Top
Gorillas find love using a dating app matching algorithm, too – ANITH
fade
113365
post-template-default,single,single-post,postid-113365,single-format-standard,eltd-core-1.1.1,flow child-child-ver-1.0.0,flow-ver-1.3.6,eltd-smooth-scroll,eltd-smooth-page-transitions,ajax,eltd-blog-installed,page-template-blog-standard,eltd-header-standard,eltd-fixed-on-scroll,eltd-default-mobile-header,eltd-sticky-up-mobile-header,eltd-dropdown-default,wpb-js-composer js-comp-ver-5.0.1,vc_responsive

Gorillas find love using a dating app matching algorithm, too

Gorillas find love using a dating app matching algorithm, too


Baraka and Calaya found true love with a dating app and so can you!

Image: smithsonian’s national zoo

If a lonely Valentine’s Day has you doubting the power of dating apps, get ready to believe again. 

Calaya and Baraka met just three years ago thanks to a matching algorithm. Since then, the two strangers went from potential dates, to lovers, and finally, to expectant parents — of a baby gorilla.

Baraka and Calaya are western lowland gorillas, residents of the Smithsonian’s National Zoo. Their, erm, fruitful partnership, only got underway thanks to a dating algorithm, made specially for gorillas.

As reported in the New Yorker on Monday, the Smithsonian’s “Gorilla Matchmaking” program is responsible for the union of Baraka and Calaya. The Smithsonian brought Calaya to meet Baraka back in February 2015 (quite the Valentine’s Day present), thanks to a match determined by a genetic and personality algorithmic compatibility ranking. The initial “Gorilla Matchmaking” technology was designed as part of the Gorilla Species Survival Plan back in the ’80s, and they’ve continued to refine the algorithm to promote gorilla breeding and species health ever since. 

Apparently, Calaya and Baraka earned the highest compatibility score possible. Not only was their pairing genetically attractive to zoo curators (since they have rare genetic make-ups, which promotes species diversity) — but their personalities were a match, too! Baraka is chill and family oriented, while Calaya is “confident, quirky, and creative.” Talk about a swipe right!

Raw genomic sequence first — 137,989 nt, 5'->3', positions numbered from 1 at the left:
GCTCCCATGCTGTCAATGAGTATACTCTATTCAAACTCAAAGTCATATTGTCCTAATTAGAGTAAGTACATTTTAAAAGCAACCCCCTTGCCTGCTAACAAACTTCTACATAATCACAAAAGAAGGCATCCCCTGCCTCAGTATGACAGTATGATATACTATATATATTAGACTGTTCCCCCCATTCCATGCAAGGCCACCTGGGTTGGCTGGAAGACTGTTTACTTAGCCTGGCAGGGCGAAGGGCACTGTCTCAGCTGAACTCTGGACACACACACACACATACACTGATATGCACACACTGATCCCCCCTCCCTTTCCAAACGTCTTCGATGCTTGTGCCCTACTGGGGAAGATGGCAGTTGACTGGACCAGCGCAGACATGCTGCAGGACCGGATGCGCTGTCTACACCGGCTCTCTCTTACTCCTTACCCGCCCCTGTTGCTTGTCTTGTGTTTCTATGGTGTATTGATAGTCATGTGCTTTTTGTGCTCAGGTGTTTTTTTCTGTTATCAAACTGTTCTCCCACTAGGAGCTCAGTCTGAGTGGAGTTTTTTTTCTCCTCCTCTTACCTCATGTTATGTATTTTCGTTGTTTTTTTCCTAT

Now, three years later, Calaya is expecting a little one, due some time between mid March and early May, according to the Smithsonian. The zoo reports that she is adapting to the needs of motherhood through a training program involving a gorilla plush doll. And according to the New Yorker, Calaya and Baraka sometimes appear to be kissing. 

And luckily, romance hasn’t gone by the wayside. The couple’s Valentine’s Day plans include foraging for Valentine’s Day-themed painted boxes which their keepers have placed throughout their habitat. The boxes are filled with hay, and the gorilla equivalent of Valentine’s Day Chocolate: their favorite treats, popcorn and nuts.

Happy Valentine’s Day, y’all. Maybe don’t lose faith in those dating apps just yet. 

!function(f,b,e,v,n,t,s){if(f.fbq)return;n=f.fbq=function(){n.callMethod?
n.callMethod.apply(n,arguments):n.queue.push(arguments)};if(!f._fbq)f._fbq=n;
n.push=n;n.loaded=!0;n.version=’2.0′;n.queue=[];t=b.createElement(e);t.async=!0;
t.src=v;s=b.getElementsByTagName(e)[0];s.parentNode.insertBefore(t,s)}(window,
document,’script’,’https://connect.facebook.net/en_US/fbevents.js’);
fbq(‘init’, ‘1453039084979896’);
fbq(‘track’, “PageView”);



Source link

Anith Gopal
No Comments

Post a Comment

nine + ten =

This site uses Akismet to reduce spam. Learn how your comment data is processed.